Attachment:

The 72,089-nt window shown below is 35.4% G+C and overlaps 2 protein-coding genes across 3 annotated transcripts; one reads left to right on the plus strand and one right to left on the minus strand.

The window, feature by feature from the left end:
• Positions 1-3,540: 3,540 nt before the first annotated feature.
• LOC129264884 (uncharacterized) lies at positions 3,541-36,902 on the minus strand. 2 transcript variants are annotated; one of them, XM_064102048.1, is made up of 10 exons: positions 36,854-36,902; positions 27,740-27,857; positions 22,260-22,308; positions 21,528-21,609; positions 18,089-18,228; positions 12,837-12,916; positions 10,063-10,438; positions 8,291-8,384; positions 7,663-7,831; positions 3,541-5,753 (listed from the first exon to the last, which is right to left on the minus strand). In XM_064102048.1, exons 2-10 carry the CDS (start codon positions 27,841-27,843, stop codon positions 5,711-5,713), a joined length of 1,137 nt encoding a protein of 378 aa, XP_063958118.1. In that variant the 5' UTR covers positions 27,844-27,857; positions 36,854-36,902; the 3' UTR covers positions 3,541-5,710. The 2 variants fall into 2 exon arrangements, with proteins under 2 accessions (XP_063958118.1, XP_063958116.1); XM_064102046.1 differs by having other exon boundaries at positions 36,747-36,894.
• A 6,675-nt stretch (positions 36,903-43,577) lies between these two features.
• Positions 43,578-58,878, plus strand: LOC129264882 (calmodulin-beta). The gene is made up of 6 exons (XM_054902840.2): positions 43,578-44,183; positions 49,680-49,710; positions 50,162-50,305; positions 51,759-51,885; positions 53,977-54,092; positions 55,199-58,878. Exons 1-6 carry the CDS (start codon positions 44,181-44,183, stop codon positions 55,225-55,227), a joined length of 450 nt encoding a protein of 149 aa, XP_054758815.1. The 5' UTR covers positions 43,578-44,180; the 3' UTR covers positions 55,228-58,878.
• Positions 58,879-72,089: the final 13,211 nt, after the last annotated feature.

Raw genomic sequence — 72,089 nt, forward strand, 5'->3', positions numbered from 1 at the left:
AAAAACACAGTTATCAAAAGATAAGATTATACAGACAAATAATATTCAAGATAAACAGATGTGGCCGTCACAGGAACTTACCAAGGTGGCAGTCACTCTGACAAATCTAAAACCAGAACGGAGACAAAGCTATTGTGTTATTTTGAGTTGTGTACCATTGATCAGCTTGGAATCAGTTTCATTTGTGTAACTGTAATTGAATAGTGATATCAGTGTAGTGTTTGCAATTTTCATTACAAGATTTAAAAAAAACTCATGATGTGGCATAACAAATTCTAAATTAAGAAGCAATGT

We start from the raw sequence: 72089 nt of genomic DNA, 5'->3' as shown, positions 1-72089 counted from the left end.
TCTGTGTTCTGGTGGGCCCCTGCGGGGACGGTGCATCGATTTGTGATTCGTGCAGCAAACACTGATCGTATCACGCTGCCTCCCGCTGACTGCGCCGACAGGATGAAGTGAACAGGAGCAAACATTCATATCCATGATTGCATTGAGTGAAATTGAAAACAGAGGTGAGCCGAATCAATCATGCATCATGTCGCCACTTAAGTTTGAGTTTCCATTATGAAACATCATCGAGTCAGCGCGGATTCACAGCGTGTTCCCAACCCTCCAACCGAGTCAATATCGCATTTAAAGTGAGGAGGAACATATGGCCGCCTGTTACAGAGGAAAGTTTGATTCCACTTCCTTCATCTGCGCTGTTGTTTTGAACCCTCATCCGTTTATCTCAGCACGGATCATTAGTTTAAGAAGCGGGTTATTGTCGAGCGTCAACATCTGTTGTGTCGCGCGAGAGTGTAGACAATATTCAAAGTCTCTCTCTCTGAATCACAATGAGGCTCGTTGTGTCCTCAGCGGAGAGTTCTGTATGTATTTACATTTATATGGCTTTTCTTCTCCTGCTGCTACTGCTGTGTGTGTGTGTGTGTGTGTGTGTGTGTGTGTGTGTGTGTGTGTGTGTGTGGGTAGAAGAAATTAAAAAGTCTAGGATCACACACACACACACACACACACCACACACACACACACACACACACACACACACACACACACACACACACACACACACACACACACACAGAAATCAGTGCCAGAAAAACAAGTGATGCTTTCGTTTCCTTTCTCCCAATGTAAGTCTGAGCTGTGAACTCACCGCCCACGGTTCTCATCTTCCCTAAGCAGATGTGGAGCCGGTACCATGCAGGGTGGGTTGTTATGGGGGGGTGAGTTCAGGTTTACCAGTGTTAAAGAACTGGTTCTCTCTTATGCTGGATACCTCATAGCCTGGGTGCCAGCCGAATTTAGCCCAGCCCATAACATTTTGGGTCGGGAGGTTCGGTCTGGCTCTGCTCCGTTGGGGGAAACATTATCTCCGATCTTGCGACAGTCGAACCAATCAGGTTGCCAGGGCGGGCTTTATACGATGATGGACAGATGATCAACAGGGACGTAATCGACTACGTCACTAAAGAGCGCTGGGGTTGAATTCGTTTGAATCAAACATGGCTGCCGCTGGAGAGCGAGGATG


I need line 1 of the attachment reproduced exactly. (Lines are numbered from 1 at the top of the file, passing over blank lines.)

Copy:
The 72,089-nt window shown below is 35.4% G+C and overlaps 2 protein-coding genes across 3 annotated transcripts; one reads left to right on the plus strand and one right to left on the minus strand.